In line with McMaster’s commitment to achieving the United Nations Sustainable Development Goals, the Faculty of Social Sciences initiated an annual survey for faculty members to self-report research related to any of the 17 SDGs. In 2019, of the 86 faculty members that participated in the study, over 87 per cent of researchers were involved in research relating to one or more of the SDGs.

McMaster Indigenous Research Institute (MIRI)

The McMaster Indigenous Research Institute (MIRI) is a world-class institute recognized for its leadership in the field of Indigenous research. The overarching priority of MIRI is to foster research excellence and best practices for all Indigenous related research across McMaster. In 2020, MIRI coordinated an Indigenous Community Health and Research conference (ICHR) in partnership with the McMaster Indigenous Health Movement Student Group and the Faculty of Health Sciences. The ICHR conference was launched at The Gathering Place by the Grand on Six Nations and explored health and equity of Indigenous peoples as well as intersections with environmental health and climate change.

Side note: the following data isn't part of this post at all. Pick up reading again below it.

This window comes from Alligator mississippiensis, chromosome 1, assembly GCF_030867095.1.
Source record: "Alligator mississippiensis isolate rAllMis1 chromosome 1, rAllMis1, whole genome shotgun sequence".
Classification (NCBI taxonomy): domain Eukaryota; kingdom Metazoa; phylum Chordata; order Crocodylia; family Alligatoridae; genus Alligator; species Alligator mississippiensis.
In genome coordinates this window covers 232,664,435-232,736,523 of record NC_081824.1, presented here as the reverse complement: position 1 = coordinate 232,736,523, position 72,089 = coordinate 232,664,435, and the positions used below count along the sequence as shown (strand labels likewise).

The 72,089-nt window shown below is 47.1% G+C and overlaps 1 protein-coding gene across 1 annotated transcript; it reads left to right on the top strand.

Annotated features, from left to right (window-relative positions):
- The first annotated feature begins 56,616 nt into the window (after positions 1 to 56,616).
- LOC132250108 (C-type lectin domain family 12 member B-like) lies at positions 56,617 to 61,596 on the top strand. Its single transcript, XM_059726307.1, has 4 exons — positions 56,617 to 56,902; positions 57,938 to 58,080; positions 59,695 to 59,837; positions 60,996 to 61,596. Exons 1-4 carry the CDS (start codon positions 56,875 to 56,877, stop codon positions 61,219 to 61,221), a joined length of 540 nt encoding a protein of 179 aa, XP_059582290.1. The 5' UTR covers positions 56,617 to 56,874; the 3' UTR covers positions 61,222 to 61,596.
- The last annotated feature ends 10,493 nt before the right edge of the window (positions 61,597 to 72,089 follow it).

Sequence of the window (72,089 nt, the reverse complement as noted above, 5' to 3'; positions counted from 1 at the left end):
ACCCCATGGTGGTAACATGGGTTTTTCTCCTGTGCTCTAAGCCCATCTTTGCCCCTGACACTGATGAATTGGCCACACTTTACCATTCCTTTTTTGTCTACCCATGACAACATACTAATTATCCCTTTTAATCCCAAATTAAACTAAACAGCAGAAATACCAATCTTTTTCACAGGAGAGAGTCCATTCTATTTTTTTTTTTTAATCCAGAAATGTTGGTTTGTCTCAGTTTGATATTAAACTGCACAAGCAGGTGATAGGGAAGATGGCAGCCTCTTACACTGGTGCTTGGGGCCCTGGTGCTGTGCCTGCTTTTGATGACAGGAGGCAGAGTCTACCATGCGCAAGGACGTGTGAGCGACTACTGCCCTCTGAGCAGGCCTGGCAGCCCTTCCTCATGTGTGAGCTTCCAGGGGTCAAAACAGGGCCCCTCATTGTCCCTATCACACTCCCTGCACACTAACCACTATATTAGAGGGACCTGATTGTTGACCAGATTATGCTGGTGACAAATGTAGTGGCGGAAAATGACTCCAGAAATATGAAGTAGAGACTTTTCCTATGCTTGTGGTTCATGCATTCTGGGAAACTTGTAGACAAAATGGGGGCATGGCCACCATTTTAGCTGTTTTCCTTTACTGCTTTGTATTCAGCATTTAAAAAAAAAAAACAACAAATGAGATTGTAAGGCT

Bernice Downey, who has led the Faculty of Health Sciences’ Indigenous Health Initiative since 2017, and is the faculty’s associate dean of Indigenous Health, co-led the organization of the ICHR conference.
Nancy Doubleday, Director, WWB Program
Directed by McMaster Associate Professor, Nancy Doubleday (pictured), in collaboration with UNU INWEH researcher, Lina Taing, the program looks forward to welcoming students and to building new opportunities for new water professionals across the McMaster campus.

Water Without Boarders: